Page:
Leaving the Cocoon of Childhood

I am currently in California to participate in celebrations for the birth of a new family member. Some of my family are in their ‘teen years, reminding me of my own youth with its uncertainties and terrors.

I am so reminded, constantly, in observing youths in the public places of Stockholm who dress, preen, pose, and behave to attract others of their age. But to be in the same house with a relative of this age brings forth echoes of my own youth more forcefully. My heart suffers for them, but to a much smaller degree than they suffer, to be sure.

I have no doubt–I can say that I know–what Nature intends for these young people, the same as she intends for the newly fecund members of all Her living species: “be fruitful and multiply.”

But such an imperative is more complicated for those humans who no longer live in circumstances where the newly fecund can successfully procreate at the youngest possible age, with the expectation that their issue will also successfully survive for the long term. We are “civilized.” We need to get an education; we need to gain the knowledge and skills to support oneself economically, and to garner sufficient assets to provide a home for oneself, one’s mate and one’s children.

Thus, the mating and procreating are delayed well beyond the time Nature prepares us, physically, for it.

But, the hardest part of being this age is not in contemplating the future, but in how to deal with the newly arrived emotions of the present. I think any parent will attest to the metamorphosis that takes place in their offspring upon the onset of puberty. Each young person is learning about her- or himself without a built-in instruction manual. Advice from older people is usually unwelcome, or not sufficient to the need. One learns about oneself from one’s own experiences. So, the loving parent will do her and his best to protect and guide the youth through self-discovery, which will often include dangerous experimentation and impulsive behavior.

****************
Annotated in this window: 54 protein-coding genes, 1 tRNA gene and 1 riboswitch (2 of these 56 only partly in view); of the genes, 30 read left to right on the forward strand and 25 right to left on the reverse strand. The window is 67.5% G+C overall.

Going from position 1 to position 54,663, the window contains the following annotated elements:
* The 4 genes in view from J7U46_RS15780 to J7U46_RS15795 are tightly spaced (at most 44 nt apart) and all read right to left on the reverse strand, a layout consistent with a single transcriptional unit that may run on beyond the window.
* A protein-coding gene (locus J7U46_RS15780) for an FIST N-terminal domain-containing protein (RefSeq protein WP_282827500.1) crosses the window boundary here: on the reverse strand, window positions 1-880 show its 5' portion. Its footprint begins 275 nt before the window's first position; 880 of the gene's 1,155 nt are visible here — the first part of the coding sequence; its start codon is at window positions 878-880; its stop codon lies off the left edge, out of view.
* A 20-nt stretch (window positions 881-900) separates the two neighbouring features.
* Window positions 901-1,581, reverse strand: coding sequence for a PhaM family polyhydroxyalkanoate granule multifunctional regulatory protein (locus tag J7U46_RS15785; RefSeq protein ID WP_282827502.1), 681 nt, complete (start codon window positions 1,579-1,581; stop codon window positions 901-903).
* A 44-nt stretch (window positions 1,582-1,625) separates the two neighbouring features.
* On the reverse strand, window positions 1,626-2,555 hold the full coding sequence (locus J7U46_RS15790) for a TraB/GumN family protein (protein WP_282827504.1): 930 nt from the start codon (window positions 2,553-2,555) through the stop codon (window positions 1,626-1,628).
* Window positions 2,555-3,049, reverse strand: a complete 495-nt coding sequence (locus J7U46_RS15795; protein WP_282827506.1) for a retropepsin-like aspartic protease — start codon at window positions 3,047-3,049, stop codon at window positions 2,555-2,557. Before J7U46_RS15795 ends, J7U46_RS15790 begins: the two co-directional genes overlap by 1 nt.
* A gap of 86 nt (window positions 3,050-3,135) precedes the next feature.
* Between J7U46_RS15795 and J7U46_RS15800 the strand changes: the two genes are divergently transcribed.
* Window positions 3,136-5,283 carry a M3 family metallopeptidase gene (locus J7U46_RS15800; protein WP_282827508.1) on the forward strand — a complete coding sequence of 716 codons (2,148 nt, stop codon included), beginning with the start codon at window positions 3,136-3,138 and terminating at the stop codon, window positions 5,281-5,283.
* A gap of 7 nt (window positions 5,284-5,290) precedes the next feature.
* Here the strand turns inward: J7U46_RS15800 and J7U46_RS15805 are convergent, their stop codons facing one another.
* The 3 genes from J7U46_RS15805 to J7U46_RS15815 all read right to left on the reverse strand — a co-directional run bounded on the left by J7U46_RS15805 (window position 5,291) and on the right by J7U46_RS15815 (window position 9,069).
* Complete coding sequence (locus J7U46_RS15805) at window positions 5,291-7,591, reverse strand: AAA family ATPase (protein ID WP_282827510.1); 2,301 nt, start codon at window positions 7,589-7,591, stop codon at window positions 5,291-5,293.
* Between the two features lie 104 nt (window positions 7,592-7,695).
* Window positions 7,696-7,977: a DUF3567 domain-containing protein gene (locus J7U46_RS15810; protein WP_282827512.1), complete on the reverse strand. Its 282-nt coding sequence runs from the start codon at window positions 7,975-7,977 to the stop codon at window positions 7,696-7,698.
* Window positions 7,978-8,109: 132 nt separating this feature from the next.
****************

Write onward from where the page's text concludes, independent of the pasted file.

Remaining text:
Sigh—Oh Parenthood!

While pondering in this realm, I remembered a favorite “Star Trek” episode of many years ago, “Amok Time,” written by science fiction author Theodore Sturgeon, first aired September 15, 1967

The First Officer of the Starship “Enterprise,” Commander Spock, had been exhibiting unusual behavior and requested that he be granted leave to go to his home planet, Vulcan. Captain James T. Kirk orders Spock to Sick Bay, where Medical Officer McCoy finds evidence of extreme physical and emotional stress, a condition that will kill him within eight days if not treated. Spock explains that he is undergoing pon farr, a condition male Vulcans experience periodically throughout their adult life, and that he must mate or die.

At Vulcan, Spock invites Kirk and McCoy to accompany him to the wedding ceremony. He explains that Vulcans are bonded as children so as to fulfill the pon farr commitment, and that T’Pring is to be his mate. T’Pring arrives with Stonn, a pureblood Vulcan, whom she prefers to Spock [who is half-human]. T’Pau, a matriarch…, prepares to conduct the ceremony. However, T’Pring demands the kal-if-fee, a physical challenge between Spock and a champion she selects. To everyone’s surprise, she chooses Kirk instead of Stonn. Spock begs T’Pau to forbid it as Kirk is unaware of the implications, but T’Pau leaves the decision to Kirk; another champion will be selected if he refuses. Kirk accepts the challenge, only to learn that it is “to the death.”

(Of course, none of our heroes dies, but I’ll leave it to the reader to pursue the plot in the source for this information.)

Spock, his pon farr ended, returns to the Enterprise, but not before warning Stonn, T’Pring’s mate to be, that “having is not so pleasing a thing after all as wanting.”

Yes, we are full of wanting, but never so intensely as when having newly emerged from the cocoon of childhood.

 

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